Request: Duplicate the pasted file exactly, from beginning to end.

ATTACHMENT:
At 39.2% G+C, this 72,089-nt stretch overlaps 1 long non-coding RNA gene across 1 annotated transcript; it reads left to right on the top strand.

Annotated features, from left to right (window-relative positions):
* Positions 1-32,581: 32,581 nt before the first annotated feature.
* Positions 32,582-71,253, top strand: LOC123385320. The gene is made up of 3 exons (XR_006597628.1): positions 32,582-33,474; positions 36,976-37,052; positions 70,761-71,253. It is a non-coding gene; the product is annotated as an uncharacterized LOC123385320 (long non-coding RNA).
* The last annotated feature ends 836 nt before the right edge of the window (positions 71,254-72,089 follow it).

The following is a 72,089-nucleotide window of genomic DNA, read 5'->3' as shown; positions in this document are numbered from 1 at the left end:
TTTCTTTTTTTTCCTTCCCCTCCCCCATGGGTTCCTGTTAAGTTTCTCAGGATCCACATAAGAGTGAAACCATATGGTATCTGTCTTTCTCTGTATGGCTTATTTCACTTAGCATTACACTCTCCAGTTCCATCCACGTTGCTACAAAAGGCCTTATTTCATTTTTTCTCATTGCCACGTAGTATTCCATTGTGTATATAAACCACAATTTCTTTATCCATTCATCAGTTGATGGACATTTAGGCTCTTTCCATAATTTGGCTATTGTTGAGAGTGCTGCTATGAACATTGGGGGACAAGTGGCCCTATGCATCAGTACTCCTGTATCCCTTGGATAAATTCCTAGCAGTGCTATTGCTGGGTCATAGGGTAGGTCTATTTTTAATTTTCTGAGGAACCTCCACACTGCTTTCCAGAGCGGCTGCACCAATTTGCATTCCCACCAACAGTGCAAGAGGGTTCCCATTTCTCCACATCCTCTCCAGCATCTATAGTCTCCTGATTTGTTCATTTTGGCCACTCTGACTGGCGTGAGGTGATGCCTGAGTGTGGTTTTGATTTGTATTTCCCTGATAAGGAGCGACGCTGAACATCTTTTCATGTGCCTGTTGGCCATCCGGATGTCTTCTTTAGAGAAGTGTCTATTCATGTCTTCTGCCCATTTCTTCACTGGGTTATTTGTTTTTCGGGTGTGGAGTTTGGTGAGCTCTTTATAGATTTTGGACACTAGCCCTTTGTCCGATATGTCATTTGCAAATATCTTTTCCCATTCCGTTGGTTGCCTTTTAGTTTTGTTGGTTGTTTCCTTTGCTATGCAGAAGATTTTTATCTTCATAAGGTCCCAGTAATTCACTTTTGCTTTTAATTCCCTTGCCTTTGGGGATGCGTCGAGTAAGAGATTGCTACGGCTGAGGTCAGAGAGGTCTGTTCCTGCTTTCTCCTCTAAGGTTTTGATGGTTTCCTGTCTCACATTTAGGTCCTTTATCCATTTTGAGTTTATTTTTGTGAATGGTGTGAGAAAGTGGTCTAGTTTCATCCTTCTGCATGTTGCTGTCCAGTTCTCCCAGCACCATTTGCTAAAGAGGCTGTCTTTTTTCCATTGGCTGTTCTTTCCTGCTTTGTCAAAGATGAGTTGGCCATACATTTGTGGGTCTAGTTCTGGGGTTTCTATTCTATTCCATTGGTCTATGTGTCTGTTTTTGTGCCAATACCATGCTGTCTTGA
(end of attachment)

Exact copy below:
At 39.2% G+C, this 72,089-nt stretch overlaps 1 long non-coding RNA gene across 1 annotated transcript; it reads left to right on the top strand.

Annotated features, from left to right (window-relative positions):
* Positions 1-32,581: 32,581 nt before the first annotated feature.
* Positions 32,582-71,253, top strand: LOC123385320. The gene is made up of 3 exons (XR_006597628.1): positions 32,582-33,474; positions 36,976-37,052; positions 70,761-71,253. It is a non-coding gene; the product is annotated as an uncharacterized LOC123385320 (long non-coding RNA).
* The last annotated feature ends 836 nt before the right edge of the window (positions 71,254-72,089 follow it).

The following is a 72,089-nucleotide window of genomic DNA, read 5'->3' as shown; positions in this document are numbered from 1 at the left end:
TTTCTTTTTTTTCCTTCCCCTCCCCCATGGGTTCCTGTTAAGTTTCTCAGGATCCACATAAGAGTGAAACCATATGGTATCTGTCTTTCTCTGTATGGCTTATTTCACTTAGCATTACACTCTCCAGTTCCATCCACGTTGCTACAAAAGGCCTTATTTCATTTTTTCTCATTGCCACGTAGTATTCCATTGTGTATATAAACCACAATTTCTTTATCCATTCATCAGTTGATGGACATTTAGGCTCTTTCCATAATTTGGCTATTGTTGAGAGTGCTGCTATGAACATTGGGGGACAAGTGGCCCTATGCATCAGTACTCCTGTATCCCTTGGATAAATTCCTAGCAGTGCTATTGCTGGGTCATAGGGTAGGTCTATTTTTAATTTTCTGAGGAACCTCCACACTGCTTTCCAGAGCGGCTGCACCAATTTGCATTCCCACCAACAGTGCAAGAGGGTTCCCATTTCTCCACATCCTCTCCAGCATCTATAGTCTCCTGATTTGTTCATTTTGGCCACTCTGACTGGCGTGAGGTGATGCCTGAGTGTGGTTTTGATTTGTATTTCCCTGATAAGGAGCGACGCTGAACATCTTTTCATGTGCCTGTTGGCCATCCGGATGTCTTCTTTAGAGAAGTGTCTATTCATGTCTTCTGCCCATTTCTTCACTGGGTTATTTGTTTTTCGGGTGTGGAGTTTGGTGAGCTCTTTATAGATTTTGGACACTAGCCCTTTGTCCGATATGTCATTTGCAAATATCTTTTCCCATTCCGTTGGTTGCCTTTTAGTTTTGTTGGTTGTTTCCTTTGCTATGCAGAAGATTTTTATCTTCATAAGGTCCCAGTAATTCACTTTTGCTTTTAATTCCCTTGCCTTTGGGGATGCGTCGAGTAAGAGATTGCTACGGCTGAGGTCAGAGAGGTCTGTTCCTGCTTTCTCCTCTAAGGTTTTGATGGTTTCCTGTCTCACATTTAGGTCCTTTATCCATTTTGAGTTTATTTTTGTGAATGGTGTGAGAAAGTGGTCTAGTTTCATCCTTCTGCATGTTGCTGTCCAGTTCTCCCAGCACCATTTGCTAAAGAGGCTGTCTTTTTTCCATTGGCTGTTCTTTCCTGCTTTGTCAAAGATGAGTTGGCCATACATTTGTGGGTCTAGTTCTGGGGTTTCTATTCTATTCCATTGGTCTATGTGTCTGTTTTTGTGCCAATACCATGCTGTCTTGA